After having difficulty breathing, a Kansai area resident went to the hospital where she learned that she had an irreversible case of pulmonary fibrosis (firming of lung tissue). The doctors told her that if she didn’t receive a transplant for her left lung she would die. Luckily, her own husband was found to be a suitable donor. However, although his blood and tissue matched, there was a problem with the size of his lung. So a team of doctors at Kyoto University came up with a creative solution so unheard of, you’re more likely to find it in the pages of Black Jack rather than a medical journal.

First let’s take a look at how a regular lung transplant might go. The human lung is basically divided into five lobes as shown in this super accurate diagram I just drew.

If someone has a failing lung and requires a transplant, one option would be to take an entire lung from a recently deceased donor. Although the patient can get a whole intact lung, the waiting lists are difficult and may require intensive surgery at a moment’s notice.

The other option would be to take an inferior lobe from two separate living donors. A healthy person can live a normal life with the loss of a single lobe, so the donors generally recover without issue. Although this situation is less urgent, it is understandably more complex for the person receiving the transplants.

In the case of this particular woman, an entire lung was needed but the only available donor was her husband. However, since time was of the essence, they would have to use only his one lobe to replace her entire left lung.

Unfortunately, the man’s inferior left lobe was truly inferior and too small to be used in such a way – a fact that had to have hurt the man’s pride on some level. As you can maybe kind of see in my first diagram, a human’s right lung is about 20% larger than the left one which also has to share space with the heart. Therefore, while the man’s inferior left lobe was woefully inadequate, his meaty inferior right lobe was more than up to the task.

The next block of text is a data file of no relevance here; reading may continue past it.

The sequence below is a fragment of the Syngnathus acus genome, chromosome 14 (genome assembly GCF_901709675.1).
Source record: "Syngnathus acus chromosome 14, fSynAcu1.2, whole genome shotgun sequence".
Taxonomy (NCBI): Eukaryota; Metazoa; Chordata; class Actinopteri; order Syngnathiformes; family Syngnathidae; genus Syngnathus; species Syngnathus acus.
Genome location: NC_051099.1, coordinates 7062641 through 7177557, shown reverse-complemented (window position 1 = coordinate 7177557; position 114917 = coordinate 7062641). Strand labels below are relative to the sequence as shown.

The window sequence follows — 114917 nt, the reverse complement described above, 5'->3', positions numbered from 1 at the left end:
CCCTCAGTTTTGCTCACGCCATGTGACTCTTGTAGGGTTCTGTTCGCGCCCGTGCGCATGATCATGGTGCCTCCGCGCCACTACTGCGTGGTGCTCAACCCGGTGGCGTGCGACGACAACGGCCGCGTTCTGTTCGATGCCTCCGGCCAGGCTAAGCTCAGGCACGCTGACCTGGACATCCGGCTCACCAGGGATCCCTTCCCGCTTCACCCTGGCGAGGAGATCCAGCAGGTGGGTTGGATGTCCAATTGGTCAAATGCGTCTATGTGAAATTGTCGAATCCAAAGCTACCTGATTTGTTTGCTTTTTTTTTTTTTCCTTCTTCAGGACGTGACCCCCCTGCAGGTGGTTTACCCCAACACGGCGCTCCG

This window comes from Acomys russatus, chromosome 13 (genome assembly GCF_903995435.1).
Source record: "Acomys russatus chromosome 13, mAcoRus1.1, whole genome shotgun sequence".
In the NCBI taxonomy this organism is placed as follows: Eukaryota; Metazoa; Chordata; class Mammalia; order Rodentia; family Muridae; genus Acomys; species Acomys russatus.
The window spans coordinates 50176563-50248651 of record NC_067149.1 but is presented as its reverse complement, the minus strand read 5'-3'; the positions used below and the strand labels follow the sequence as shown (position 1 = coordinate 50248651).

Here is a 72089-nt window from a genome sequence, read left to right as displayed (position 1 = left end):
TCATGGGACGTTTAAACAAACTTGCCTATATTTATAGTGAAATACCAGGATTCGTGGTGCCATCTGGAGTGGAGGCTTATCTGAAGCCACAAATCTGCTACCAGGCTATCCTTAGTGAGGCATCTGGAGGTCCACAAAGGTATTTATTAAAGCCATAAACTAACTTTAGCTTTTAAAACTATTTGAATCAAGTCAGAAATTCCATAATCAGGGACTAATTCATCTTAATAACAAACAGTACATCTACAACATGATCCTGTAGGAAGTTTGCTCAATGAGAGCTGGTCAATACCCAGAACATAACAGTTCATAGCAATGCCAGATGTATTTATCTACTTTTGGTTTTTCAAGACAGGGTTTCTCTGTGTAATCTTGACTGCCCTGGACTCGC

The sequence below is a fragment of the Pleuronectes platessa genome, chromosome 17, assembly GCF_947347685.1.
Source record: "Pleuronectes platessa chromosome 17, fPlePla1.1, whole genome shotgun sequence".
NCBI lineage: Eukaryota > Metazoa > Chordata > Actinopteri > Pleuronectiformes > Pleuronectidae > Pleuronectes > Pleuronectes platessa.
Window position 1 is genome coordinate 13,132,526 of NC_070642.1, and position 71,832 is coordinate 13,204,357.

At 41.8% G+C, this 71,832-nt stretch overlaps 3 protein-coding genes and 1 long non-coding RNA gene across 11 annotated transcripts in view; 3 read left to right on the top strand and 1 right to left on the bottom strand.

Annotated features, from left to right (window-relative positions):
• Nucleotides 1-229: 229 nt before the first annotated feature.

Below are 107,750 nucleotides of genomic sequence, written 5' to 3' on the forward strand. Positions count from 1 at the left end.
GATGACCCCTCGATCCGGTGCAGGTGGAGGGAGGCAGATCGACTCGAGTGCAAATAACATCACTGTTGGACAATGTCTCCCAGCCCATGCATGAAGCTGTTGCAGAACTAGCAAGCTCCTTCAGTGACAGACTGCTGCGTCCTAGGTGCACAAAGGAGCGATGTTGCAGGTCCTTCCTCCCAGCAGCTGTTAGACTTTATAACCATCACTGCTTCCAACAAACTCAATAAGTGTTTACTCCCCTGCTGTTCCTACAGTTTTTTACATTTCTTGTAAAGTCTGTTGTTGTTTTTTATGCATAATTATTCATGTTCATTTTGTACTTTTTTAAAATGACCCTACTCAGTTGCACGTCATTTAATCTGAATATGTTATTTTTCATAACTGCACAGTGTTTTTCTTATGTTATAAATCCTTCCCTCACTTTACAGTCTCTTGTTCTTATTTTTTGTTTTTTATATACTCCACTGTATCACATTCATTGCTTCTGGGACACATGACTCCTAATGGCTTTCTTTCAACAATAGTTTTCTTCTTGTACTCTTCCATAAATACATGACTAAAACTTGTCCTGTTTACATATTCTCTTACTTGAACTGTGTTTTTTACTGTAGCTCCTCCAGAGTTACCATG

The challenge here is in attaching a piece of right lung into the place of a left lung. Given the opposite sides and positions, it becomes a dangerous puzzle to try and connect all the arteries and bronchi (blood and air passages) correctly. It would be like trying to plug an NES game pad into an SNES.

To aid the Kyoto University medical staff, Nagoya City University lent the use of their 3-D printer. Together they could make a full 3-D model of the woman’s chest and map out exactly how they could make the right connections before proceeding.

Back in Kyoto in early March of this year, a team of 20 surgeons, all knowing exactly what needed to be done thanks to the use of the 3-D model, prepared for the operation. The procedure went relatively swiftly lasting only four and a half hours with both the husband and wife stable and in recovery.

After her surgery, the wife went into weeks of rehabilitation and was finally able to take 10,000 steps in a day, eventually being discharged on 10 May. By this time her husband had long recovered and was already back to work. He also had the ultimate ace-in-the-hole for any marital spats that would arise from then on.

During a press conference on 14 May, one of the surgeons and Kyoto University professor Yoji Date passed along the woman’s message of gratitude.

“Words can’t express how truly thankful I am. I feel like I was given a new life.”

Dr. Date also declared the transplant a success and declared it the first of its kind done with a living donor. Although, there’s often a lot of talk about the dangers or silliness of 3-D printing, it seems we are only scratching the surface of the benefits that this technology can bring to the world.

Source: Yahoo! Japan News, Sankei West (Japanese)
Images: RocketNews24